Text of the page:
You have concerns about something at work. Who would you be more inclined to speak to about it, your supervisor, manager, vice-president or CEO?
The topic of giving feedback can be quite a sensitive one, as the issue may be about how your boss is conducting himself. No one likes to tell the person that pays their salary that they are doing something wrong. However, a true leader and fair boss will appreciate your feedback considering it is fair and true.
Leaders receive less feedback the higher they go in an organization. By giving feedback to your boss, you are giving a powerful gift. However, because he may not receive much feedback, he may not know how to react. Even if he does not react (or reacts negatively) he needs to hear it and will most likely come to appreciate it once he has had time to reflect!
Feedback from employees is priceless. Do you think companies like Facebook and Google would have had such outstanding success without feedback from their staff? Giving feedback to your boss in an appropriate manner is beneficial for all parties involved.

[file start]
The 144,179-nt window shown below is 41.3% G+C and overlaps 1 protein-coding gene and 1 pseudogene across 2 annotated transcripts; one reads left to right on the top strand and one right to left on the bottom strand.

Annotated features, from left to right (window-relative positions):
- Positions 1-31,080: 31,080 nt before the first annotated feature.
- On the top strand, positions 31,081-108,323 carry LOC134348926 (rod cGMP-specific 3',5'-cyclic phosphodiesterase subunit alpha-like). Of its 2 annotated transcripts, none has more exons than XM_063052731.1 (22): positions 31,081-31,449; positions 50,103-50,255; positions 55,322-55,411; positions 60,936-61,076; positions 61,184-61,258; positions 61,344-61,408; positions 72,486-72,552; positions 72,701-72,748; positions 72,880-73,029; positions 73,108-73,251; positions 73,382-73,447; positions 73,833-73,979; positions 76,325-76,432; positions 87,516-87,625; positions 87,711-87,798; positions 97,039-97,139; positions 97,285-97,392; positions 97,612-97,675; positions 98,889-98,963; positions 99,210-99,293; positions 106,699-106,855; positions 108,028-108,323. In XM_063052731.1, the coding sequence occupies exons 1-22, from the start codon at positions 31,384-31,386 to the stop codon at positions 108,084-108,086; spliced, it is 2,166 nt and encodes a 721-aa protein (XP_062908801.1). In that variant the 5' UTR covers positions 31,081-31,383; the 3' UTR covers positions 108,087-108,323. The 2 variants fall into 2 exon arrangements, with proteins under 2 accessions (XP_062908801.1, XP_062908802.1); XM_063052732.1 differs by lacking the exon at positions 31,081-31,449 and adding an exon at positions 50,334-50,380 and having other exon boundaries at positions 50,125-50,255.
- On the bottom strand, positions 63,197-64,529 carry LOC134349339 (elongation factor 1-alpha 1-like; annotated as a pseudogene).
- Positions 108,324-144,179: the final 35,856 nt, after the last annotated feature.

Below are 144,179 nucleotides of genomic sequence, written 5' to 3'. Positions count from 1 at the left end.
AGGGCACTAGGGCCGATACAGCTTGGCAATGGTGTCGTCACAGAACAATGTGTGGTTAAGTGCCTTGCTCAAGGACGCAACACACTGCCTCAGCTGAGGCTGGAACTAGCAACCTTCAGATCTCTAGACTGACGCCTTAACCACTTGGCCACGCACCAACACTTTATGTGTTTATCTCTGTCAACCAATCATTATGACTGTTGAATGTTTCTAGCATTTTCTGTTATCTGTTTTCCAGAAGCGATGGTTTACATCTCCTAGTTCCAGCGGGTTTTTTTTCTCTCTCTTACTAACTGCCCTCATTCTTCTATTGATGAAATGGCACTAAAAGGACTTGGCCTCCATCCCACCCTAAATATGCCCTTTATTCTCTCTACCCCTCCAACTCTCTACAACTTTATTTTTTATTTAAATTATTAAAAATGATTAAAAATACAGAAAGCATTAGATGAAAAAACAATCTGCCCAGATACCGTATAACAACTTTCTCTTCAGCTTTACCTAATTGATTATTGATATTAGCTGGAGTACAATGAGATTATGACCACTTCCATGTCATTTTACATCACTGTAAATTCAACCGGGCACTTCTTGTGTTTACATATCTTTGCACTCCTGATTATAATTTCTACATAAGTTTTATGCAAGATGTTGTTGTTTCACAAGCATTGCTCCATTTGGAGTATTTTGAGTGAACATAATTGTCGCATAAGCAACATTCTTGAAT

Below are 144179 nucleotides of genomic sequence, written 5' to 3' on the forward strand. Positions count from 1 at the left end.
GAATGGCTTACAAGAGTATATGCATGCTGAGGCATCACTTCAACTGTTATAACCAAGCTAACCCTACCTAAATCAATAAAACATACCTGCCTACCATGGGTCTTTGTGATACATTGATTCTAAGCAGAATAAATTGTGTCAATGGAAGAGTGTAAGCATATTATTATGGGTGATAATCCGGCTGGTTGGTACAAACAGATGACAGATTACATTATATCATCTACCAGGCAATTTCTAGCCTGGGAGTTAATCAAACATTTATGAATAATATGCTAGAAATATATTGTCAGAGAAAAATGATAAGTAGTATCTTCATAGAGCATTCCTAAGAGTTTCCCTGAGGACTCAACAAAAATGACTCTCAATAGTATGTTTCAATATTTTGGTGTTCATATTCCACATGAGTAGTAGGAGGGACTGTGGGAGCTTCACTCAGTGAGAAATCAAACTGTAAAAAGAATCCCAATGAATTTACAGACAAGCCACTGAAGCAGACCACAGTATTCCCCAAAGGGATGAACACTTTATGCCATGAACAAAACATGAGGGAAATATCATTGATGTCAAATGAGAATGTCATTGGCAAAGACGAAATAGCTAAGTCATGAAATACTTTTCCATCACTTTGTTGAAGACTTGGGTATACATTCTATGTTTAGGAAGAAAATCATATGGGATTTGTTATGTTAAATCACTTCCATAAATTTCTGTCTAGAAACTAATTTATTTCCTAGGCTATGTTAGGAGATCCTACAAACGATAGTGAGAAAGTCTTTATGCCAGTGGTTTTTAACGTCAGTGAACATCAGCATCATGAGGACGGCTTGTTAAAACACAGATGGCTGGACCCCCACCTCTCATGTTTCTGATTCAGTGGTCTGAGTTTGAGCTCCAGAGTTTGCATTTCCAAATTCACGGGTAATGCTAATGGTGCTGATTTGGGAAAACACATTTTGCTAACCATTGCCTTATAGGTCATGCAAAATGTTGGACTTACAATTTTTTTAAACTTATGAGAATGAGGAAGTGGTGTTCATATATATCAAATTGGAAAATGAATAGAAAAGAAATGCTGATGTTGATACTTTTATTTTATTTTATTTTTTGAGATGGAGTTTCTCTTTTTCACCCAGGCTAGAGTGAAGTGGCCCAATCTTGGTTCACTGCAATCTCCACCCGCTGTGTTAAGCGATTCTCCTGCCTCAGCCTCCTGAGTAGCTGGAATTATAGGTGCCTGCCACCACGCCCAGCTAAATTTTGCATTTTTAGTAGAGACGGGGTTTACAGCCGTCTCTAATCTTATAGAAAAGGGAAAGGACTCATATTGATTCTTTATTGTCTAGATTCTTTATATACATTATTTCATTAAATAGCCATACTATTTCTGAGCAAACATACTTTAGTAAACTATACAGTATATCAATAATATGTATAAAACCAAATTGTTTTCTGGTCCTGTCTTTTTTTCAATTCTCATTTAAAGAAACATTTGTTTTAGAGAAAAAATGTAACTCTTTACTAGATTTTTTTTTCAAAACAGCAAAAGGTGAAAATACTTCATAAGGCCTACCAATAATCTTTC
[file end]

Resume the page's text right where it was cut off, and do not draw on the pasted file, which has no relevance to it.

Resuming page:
Here are some dos and don'ts for giving feedback to your boss:
- Don't ambush your boss. You don't know what is on his mind at every moment, so grabbing him in the break room is a little inappropriate as you may not get his full attention, which can lead to your concerns being brushed off. Schedule time for a quality discussion.
- Don't call your boss out in public. In the case of a negative reaction from your boss, only give feedback when both parties have cooled down and had time to completely think over the issue. Unless you are involved in a formal brainstorming session, you need to have your boss' back in public.
- Do be open and honest. Your boss may ask you a question in front of your entire team that you are not prepared to answer, it happens to the best of us. Some of us brush it off, and some of us become offended. After, make sure to speak privately to your boss about how it made you feel uneasy. Tapping into the emotional impact he had on you is very powerful. If you were affected by it, and leave it alone, you may begin to resent your boss and in turn, your job.
- Do talk about the issue in a broader context. Make it relevant to what he is trying to achieve (i.e. be an effective leader, increase office morale). Let him know the WIIFM factor, which resonate with anyone. 'What's in it for me.' For example, if your issue is that your boss is not conducting himself appropriately, or how he now wants his staff to behave, say something like "I know it is important to you that you role model our values, but your behavior is inconsistent with that." Remember, always conduct yourself in a mature and professional manner, no matter the issue.
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